Well, I think it’s safe to say that this week is the leading contender for my favourite week of the whole year. I could not be happier. I love diving, I love the ocean, I love photography, and this week has consisted mostly of doing only those things. What a dream!
This week, I obtained my Advanced Open Water diver certification, which included diving my first wreck, a night dive, a deep dive down to thirty metres, underwater navigation practice and an underwater photography session. Wreck diving was a particular highlight, and something I am keen to explore doing back home in the UK, as there are many wrecks to explore there. After completing my advanced course, I completed the Peak Performance Buoyancy specialty program, which is a must for any budding underwater photographer and any diver who wants to hone their skills and better conserve their air. I also did four fun dives, which was when I squeezed in the bulk of my camera practice.
The Gilis are known for their turtle population and so it was not unusual to see more than twenty turtles in a single dive, which is clearly a draw on the photography front. However, while they make for majestic undersea viewing, they can be difficult to photograph from afar because they are so well camouflaged with the background. Evolution 1, wide-angle underwater photography, 0. I did manage to get a few good close ups of the turtles resting on the sea floor or swimming up to the surface for a breath. But the real stars of the show were the coral, the tropical fish, the beautifully streaming cuttlefish and the enormous wreck that I was lucky to visit twice this week.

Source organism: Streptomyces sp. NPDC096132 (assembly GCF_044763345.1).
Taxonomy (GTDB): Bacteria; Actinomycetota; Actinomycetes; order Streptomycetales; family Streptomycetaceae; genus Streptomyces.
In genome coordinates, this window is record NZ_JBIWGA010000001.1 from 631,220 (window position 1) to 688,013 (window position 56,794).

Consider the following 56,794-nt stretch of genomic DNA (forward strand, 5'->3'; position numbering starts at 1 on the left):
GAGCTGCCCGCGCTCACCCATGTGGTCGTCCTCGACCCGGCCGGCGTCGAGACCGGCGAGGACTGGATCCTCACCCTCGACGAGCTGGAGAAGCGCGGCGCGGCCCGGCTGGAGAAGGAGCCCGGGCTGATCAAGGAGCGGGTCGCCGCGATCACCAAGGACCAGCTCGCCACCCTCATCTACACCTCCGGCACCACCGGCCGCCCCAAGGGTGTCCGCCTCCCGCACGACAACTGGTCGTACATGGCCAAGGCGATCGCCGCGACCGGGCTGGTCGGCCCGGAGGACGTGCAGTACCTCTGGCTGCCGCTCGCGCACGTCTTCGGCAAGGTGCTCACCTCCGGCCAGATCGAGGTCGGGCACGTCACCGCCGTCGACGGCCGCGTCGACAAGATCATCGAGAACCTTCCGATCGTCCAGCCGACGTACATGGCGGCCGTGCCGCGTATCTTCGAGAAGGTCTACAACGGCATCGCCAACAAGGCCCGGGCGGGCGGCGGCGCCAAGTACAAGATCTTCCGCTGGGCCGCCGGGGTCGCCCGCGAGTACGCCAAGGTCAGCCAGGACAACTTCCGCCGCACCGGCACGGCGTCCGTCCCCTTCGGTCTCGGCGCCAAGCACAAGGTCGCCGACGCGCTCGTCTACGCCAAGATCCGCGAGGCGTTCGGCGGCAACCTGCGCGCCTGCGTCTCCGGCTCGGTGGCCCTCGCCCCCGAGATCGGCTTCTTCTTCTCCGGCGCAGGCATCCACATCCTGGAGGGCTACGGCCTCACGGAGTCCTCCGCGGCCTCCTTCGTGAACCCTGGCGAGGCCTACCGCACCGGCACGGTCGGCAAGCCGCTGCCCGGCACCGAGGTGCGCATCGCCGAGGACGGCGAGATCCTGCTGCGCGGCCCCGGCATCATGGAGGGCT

I think I improved a lot over the five days of diving. I had practised with my underwater setup before, but only for snorkeling or swimming, not diving. It was nerve-wracking heading down to thirty metres with my camera in its case and hoping that seal would work at those depths as the specification said it would (it did, phew). Luckily for me, my Canon G7X II has an underwater mode, which does its best to adjust for the lack of red light underwater. The photos still need some serious editing but this setting is a good base and a lot simpler to use than adjusting the full manual controls every few seconds. By the end of the week, I was quicker with the camera and much better at controlling myself underwater, so I feel like I made good progress in only a few dives. I did eleven dives in five days, six of which included my camera, so it was definitely a decent amount of practice for only a week.
When we weren’t underwater or scouring the textbooks to identify our latest fishy find, we were wandering the island. My favourite views were of the colourful boats straight off the beach, tethered to land. I also like the bright, fun signs. Gili Air is an island full of colour.
I will be posting many of my photos here over the next few weeks; for now, here’s a selection of my favourites from Indonesia underwater, and occasionally above it.